Best Public Speaking Articles: Weekly Review [2008-07-05]
Every Saturday, we survey the best public speaking articles from throughout the public speaking blogosphere. Topics featured this week include:
- writing commencement speeches;
- fear of public speaking;
- handling adversarial audience members;
- Toastmasters articles;
- and many more.
Week in Review: Public Speaking Blogosphere
- Nick Morgan reflects on writing commencement speeches. [Check out the speech critique of a Stanford commencement speech by Steve Jobs.]
One, keep it short. […] Two, make it about something you care about. And three, don’t give advice. Ever.
- Nick Morgan also recently completed a 9-article series on speechwriting. In the series, he weaves through topics such as audience analysis, grabbing attention, speech development, concluding strong, and visual aids.
- Laura Bergells suggests three ways to close with a bang.
- James Feudo asserts that the only way to conquer public speaking fear is to get up in front of an audience and speak… often.
Yes, books and other materials will help you improve your speaking skills and give you useful tips that will prevent your speech from being a disaster. But the only way for you to actually become comfortable speaking to groups is to actually speak to groups. There’s no way around it.
- Meryl Evans provides a tutorial to shrink your PowerPoint files.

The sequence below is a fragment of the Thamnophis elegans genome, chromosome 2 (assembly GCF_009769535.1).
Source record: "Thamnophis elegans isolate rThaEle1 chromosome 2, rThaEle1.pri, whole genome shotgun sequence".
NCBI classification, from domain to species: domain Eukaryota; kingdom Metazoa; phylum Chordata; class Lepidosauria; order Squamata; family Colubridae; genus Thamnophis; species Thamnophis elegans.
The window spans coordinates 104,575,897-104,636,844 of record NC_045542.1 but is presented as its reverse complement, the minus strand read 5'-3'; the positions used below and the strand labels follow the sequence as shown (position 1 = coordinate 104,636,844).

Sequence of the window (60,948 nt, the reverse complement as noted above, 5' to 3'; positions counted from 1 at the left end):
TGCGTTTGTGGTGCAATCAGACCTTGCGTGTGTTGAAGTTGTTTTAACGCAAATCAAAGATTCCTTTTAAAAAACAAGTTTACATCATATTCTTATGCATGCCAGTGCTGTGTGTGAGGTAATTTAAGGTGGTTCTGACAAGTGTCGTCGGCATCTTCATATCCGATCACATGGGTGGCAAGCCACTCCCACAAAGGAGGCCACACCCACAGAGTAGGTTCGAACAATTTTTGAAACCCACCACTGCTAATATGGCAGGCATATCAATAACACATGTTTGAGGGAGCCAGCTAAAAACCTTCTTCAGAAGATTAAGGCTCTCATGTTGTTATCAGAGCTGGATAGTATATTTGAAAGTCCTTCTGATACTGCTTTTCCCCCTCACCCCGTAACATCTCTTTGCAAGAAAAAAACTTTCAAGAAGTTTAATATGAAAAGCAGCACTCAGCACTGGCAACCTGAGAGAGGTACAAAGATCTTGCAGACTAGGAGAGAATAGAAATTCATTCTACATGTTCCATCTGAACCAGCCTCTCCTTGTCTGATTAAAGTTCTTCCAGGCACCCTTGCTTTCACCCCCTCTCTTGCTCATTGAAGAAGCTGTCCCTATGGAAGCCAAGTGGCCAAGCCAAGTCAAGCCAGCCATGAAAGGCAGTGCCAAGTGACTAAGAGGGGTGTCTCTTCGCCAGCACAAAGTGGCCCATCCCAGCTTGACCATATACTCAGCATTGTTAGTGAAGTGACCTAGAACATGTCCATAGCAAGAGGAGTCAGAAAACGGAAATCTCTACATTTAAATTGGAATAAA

Resources for Speakers
- Olivia Mitchell reviews 13 of the best public speaking blogs.
[Olivia’s blog is excellent, although she doesn’t review it herself.]
- Lisa Braithwaite advises you to keep your cool when it appears that an audience member is attacking you with their questions.
- Terry Gault recently tackled this same issue which he refers to as dealing with the “stump the chump” dynamic.
- Lisa Marshall responds to the question: Do I mention I am pregnant when making a presentation?
- Chris Elliott wonders whether Toastmasters prepares you to become a professional speaker. [Personally, I think participation in speech contests is the key activity for Toastmasters members who have professional speaker aspirations.]
[Toastmasters] gives you the experience of a large variety of speaking styles […] The message is the one thing that separates professionals from amateurs. The professionals have spent days, months, and years working on one message. This can be one speech, one workshop, or one seminar.
- Jeff Bailey asks what barriers, if any, should be enforced when bringing new members into a club.
The first school of thought is that you seek polished presenters and have entry requirements. The second school of thought is that you allow any person to join. […] there is a third option. You allow anyone to join regardless of their ability, but you make them show that they are serious.
- John Spaith provides advice in a pair of articles for incoming Division Governors and for incoming Area Governors.
Even with 500+ TM’s to take care of, even if mostly you’re staring at Excel sheets, you’re never too important to pitch in.
And to close…
For speech inspiration, here’s an index card gem from Jessica Hagy.
At first glance, this is a clever observation which provides public speaking humor. However, it is much richer than that; there’s a great lesson here for public speakers.
Seek common elements among not-so-common concepts. Most people do not view these two concepts (fear of public speaking and summer music festivals) as common. Yet, they share three elements (sweating, staring, crowds).
In your speeches, look for opportunities to explain one concept in terms of another which is more familiar to your audience. Depending on the relationships you choose, this can enhance understanding, generate humor, or both!
Jessica’s book Indexed is an inexpensive, but rich source of speech inspiration.